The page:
Manager reviews should be baked into the new performance management process and must be coupled with individual employee reviews. We recommend that each employee has the chance to review their manager’s performance at the same time the manager is reviewing their performance. This ensures that employees can give vital feedback and have their voices heard. That’s a powerful motivating force.

The Employee Review

The new employee review model is dramatically different from anything that has come before. Rather than having a manager benchmark employee performance on a set of predefined “ideal” behaviors and how close the employee came to those imaginary goals, it takes a scientific approach. It’s also multi-pronged. Below, we’ll outline the process and help you understand why each component is important.

Who Handles the Review?

In the past, managers reviewed individual employees, and that was the end of it. That’s inflexible, inaccurate, and inadvisable. Instead, the new model allows the employee to review themselves, the manager to review the employee, and peers to provide their input, as well. When you’re dealing with something as complex as human behavior and emotions, your image must be built up in layers and from multiple perspectives, as this is the only way to ensure accuracy.

What Areas Are Covered?

This scientific approach requires that multiple areas of employee behavior and competency be covered. These include the following:

  • Collaboration
  • Teamwork
  • Insight-driven performance
  • Interpersonal skills
  • Ability to build networks
  • Ability to attract new talent
  • Ability to develop talent
  • Values differences in the workplace
  • Ability to drive outcomes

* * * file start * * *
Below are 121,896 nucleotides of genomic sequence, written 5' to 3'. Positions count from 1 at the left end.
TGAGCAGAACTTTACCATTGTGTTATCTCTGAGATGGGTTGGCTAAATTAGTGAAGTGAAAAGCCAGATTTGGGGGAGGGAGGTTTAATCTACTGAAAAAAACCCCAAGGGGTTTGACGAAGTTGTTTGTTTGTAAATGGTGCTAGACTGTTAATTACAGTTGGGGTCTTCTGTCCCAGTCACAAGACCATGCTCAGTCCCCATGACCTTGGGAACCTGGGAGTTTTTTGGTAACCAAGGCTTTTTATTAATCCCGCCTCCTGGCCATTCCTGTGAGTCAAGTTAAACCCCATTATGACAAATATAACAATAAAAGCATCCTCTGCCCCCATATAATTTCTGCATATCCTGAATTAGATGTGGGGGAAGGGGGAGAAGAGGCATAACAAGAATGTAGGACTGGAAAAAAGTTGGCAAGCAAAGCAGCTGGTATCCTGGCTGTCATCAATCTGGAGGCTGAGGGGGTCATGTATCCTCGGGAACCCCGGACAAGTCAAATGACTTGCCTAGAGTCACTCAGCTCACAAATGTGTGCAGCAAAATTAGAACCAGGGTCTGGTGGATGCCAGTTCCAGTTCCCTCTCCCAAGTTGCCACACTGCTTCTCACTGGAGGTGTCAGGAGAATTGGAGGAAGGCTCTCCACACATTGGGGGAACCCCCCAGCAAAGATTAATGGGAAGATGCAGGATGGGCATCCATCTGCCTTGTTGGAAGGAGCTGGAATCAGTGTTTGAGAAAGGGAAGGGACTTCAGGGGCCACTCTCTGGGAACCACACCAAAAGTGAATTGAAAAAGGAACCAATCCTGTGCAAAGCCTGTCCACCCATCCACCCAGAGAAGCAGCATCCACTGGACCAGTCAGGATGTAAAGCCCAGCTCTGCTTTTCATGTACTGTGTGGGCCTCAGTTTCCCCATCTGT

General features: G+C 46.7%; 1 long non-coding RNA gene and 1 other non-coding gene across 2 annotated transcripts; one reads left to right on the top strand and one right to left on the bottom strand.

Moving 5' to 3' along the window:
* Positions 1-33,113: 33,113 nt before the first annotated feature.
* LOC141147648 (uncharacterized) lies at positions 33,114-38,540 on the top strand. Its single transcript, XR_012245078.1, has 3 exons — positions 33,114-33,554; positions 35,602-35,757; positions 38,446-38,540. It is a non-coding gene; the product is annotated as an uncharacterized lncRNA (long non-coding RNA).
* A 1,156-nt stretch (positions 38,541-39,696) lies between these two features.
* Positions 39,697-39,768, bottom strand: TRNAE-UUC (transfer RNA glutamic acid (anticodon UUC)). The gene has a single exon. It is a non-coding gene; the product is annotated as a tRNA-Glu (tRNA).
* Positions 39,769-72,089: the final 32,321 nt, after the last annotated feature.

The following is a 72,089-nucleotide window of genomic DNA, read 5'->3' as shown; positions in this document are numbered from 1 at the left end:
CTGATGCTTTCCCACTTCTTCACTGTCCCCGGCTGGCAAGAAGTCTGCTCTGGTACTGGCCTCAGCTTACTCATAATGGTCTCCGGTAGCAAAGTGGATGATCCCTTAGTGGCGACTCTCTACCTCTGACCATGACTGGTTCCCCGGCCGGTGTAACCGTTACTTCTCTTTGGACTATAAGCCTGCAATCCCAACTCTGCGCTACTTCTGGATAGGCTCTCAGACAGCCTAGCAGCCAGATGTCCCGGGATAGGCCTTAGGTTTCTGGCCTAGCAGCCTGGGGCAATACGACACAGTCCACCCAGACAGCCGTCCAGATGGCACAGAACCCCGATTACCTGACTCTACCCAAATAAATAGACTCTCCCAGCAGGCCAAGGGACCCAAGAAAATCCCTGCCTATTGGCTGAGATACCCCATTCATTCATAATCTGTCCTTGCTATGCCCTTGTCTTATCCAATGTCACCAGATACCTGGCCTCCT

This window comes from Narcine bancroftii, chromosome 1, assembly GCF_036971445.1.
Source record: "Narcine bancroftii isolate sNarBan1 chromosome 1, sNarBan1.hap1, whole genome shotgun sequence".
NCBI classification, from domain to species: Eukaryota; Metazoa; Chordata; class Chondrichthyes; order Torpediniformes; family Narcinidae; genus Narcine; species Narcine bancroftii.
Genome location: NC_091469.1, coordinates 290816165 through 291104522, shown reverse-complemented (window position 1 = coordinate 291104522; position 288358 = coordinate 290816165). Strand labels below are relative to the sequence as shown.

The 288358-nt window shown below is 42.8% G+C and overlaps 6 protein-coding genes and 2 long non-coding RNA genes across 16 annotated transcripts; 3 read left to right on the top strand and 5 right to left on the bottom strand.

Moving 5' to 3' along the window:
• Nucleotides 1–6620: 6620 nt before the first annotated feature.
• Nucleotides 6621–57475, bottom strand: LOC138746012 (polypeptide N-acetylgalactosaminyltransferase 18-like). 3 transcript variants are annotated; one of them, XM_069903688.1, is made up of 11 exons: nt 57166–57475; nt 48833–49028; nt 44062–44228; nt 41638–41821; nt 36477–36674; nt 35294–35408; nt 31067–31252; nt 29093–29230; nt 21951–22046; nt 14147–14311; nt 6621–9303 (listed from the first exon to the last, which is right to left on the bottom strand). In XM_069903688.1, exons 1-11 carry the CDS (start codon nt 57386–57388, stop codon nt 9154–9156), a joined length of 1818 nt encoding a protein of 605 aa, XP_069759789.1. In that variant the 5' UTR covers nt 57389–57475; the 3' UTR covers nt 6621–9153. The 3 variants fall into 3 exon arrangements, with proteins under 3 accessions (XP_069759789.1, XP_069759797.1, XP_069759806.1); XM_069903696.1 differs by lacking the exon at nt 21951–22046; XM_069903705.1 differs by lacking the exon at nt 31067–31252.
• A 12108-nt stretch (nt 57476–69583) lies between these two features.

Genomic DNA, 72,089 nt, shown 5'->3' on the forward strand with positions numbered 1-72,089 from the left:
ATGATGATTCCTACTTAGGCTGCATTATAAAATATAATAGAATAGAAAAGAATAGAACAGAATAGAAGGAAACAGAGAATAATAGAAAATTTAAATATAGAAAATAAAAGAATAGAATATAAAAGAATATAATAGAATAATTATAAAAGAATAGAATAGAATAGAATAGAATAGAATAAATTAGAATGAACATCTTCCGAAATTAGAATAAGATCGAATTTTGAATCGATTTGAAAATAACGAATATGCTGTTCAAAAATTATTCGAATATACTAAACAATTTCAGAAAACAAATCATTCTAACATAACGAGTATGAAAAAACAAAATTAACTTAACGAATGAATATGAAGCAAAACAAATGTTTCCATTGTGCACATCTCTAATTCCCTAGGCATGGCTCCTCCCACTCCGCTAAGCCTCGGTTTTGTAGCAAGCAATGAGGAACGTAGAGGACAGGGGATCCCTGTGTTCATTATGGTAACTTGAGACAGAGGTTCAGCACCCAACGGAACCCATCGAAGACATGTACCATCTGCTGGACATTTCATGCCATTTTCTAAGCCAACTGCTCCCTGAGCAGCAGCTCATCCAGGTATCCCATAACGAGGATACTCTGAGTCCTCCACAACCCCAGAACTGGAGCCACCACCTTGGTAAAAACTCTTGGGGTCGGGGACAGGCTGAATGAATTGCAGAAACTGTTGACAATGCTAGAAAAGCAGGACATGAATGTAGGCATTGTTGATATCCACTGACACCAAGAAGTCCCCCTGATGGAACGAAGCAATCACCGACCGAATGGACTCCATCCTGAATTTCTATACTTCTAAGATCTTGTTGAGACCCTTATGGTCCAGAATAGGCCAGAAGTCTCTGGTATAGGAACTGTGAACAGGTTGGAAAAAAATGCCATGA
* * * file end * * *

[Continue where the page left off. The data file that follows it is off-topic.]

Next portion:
Now, obviously, those attributes will vary based on employee roles and other factors. Someone who has no hand in hiring can’t very well be evaluated over their ability to attract new talent, for instance.

Remove Compensation from the Picture

As a final note, it’s important that your employee review process not be tied to compensation. That’s the carrot-and-stick method, and it’s been proven worthless. When you dangle someone’s financial future in front of them, basing it strictly on performance reviews, you demotivate and demoralize your workforce. Change the paradigm.

Instead, performance reviews should be about learning and development. Yes, it can be quite the mindset shift for some organizations. However, without making that leap, you’re never going to be able to develop the people you need to succeed.

Fair, Flexible, and Objective

Employee performance assessments can be invaluable tools in the performance management process. The problem is that you can’t rely on what has come before. It’s time to ditch outmoded, outdated performance reviews that rely on manager bias and the threat of punitive action. Instead, take a more holistic approach. Focus on employee growth, accurate data, objectivity, and finding a path forward without threatening your employees’ financial future. If you can do so, the difference will astound you.